The Iron Bridge: Design, Creation, and Use of Specialized Metalsmithing Tools

  • 15 Jun 2014
  • 4:00 PM
  • 21 Jun 2014
  • 12:00 PM
  • Touchstone Center for Crafts
  • 12

Registration

(depends on selected options)

Base fee:
This workshop is closed.

June 15–21
The Iron Bridge: Design, Creation, and Use of Specialized Metalsmithing Tools
Glen Gardner
Intermediate–Advanced| $500
Weeklong Workshop

Once upon a time, the ability to make tools was a basic requirement for every artisan. While the Industrial Revolution of the late 19th century lessened this burden, it also marked the steady decline of this once valuable skill set. For the artist/metalsmith, tool making can become a pathway of discovery and enlightenment. Rediscover the virtues of making your own personalized tool sets! Steel can be a harsh taskmaster, but by working in the forge, we will learn how to tame this beast to our wills. Demos will include the making of a variety of tools involved with the forming, raising, and chasing of sheet materials. You should expect to complete at least one small hammer and several chasing and repoussé tools.  

 

 

Glen Gardner began working with metal in the late sixties. From 1972 to 1976, he was resident blacksmith at Peters Valley Craftsmen in Layton, New Jersey. In 1977, Glen built a forge and studio in the mountains of North Carolina, located near the Penland School of Crafts. He moved to Pittsburgh in 1992 and since that time, has maintained a metals studio there. Glen is a sculptor/metalsmith, and the work he produces ranges from purely sculptural to functional. Public works of sculpture, contemporary weathervanes, jewelry, and interior design work are represented in his vast body of work. He works in all metals, including bronze, silver, gold, and iron. Preferring to use hammers, chisel, files, and anvils, he does almost no foundry work. Since beginning his career at Peters Valley Craftsmen, he has taught workshops in a variety of settings, including Penland School of Crafts, John C. Campbell Folk School, Arrowmont School of Arts and Crafts, Pittsburgh Center for the Arts, and the Society of Contemporary Craft, as well as workshops at several universities across the country.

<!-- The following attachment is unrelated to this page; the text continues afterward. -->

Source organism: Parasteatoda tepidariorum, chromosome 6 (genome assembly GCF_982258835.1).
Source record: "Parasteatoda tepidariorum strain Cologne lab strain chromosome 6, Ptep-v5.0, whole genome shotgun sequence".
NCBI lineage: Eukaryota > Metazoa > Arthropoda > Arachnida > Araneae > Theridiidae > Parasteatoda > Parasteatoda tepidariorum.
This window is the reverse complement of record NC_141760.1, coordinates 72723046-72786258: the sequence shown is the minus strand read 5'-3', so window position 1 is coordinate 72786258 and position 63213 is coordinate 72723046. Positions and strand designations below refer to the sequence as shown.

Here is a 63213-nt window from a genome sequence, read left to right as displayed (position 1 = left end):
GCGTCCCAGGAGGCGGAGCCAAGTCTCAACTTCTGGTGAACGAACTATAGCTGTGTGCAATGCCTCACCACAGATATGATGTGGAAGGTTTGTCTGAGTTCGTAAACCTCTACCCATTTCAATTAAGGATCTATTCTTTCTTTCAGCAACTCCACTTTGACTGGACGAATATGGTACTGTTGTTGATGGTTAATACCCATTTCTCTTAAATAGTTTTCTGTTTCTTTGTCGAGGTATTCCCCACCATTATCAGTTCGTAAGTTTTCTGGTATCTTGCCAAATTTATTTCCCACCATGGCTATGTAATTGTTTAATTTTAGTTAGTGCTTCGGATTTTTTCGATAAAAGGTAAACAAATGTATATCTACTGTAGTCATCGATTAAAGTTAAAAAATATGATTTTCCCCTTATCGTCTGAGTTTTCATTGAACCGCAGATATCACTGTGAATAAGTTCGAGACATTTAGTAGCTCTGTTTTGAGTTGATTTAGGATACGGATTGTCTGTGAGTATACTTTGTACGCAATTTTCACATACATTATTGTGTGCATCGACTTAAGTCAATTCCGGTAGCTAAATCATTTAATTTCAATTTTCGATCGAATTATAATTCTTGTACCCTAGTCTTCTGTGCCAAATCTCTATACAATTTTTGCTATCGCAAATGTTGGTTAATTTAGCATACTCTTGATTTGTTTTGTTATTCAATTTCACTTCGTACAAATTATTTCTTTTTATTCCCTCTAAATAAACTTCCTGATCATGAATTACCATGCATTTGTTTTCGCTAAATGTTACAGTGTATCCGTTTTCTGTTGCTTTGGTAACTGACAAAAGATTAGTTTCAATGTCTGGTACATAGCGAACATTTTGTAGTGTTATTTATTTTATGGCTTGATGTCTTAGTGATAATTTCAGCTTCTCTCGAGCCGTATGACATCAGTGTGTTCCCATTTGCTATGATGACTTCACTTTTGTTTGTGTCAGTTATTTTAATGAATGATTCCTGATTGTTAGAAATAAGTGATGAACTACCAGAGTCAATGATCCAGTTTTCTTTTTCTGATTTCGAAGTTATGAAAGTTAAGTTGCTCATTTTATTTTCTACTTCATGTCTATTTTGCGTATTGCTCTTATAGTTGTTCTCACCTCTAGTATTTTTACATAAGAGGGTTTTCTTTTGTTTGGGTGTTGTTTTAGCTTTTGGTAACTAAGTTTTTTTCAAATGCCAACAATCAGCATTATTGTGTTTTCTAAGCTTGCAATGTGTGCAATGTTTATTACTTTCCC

> Weeklong workshop dates include check-in and check-out.
> Sunday, 4:00 p.m. to 6:00 p.m.: Check-in at Blaney Lodge
> Sunday, 7:00 p.m. to 9:00 p.m.: Meet and Greet at the Dining Hall
> Monday, 8:30 a.m.: Orientation at the Dining Hall
> Monday to Friday, 9:00 a.m. to 5:00 p.m.: Programming in Studios
> Saturday, 9:00 a.m. to noon: Check-out
 
Students are welcome to work in studios after the posted workshop hours as long as the instructor or appointed staff member is present. Unfortunately, due to liability risks, students are not permitted to work in the studios without one of these forms of supervision. While staff members and instructors will often be found in the studio during evening hours helping students, they are not obligated to be present after the posted workshop hours. Students are also encouraged to participate in evening activities such as studio demonstrations and the Thursday evening auction. Touchstone asks that all students respect the campus-wide quiet time of 11:00 p.m.
Touchstone Center for Crafts
1049 Wharton Furnace Rd.
Farmington, PA 15437
T: 724.329.1370
T: 800.721.0177 
F: 724.329.1371
Powered by Wild Apricot Membership Software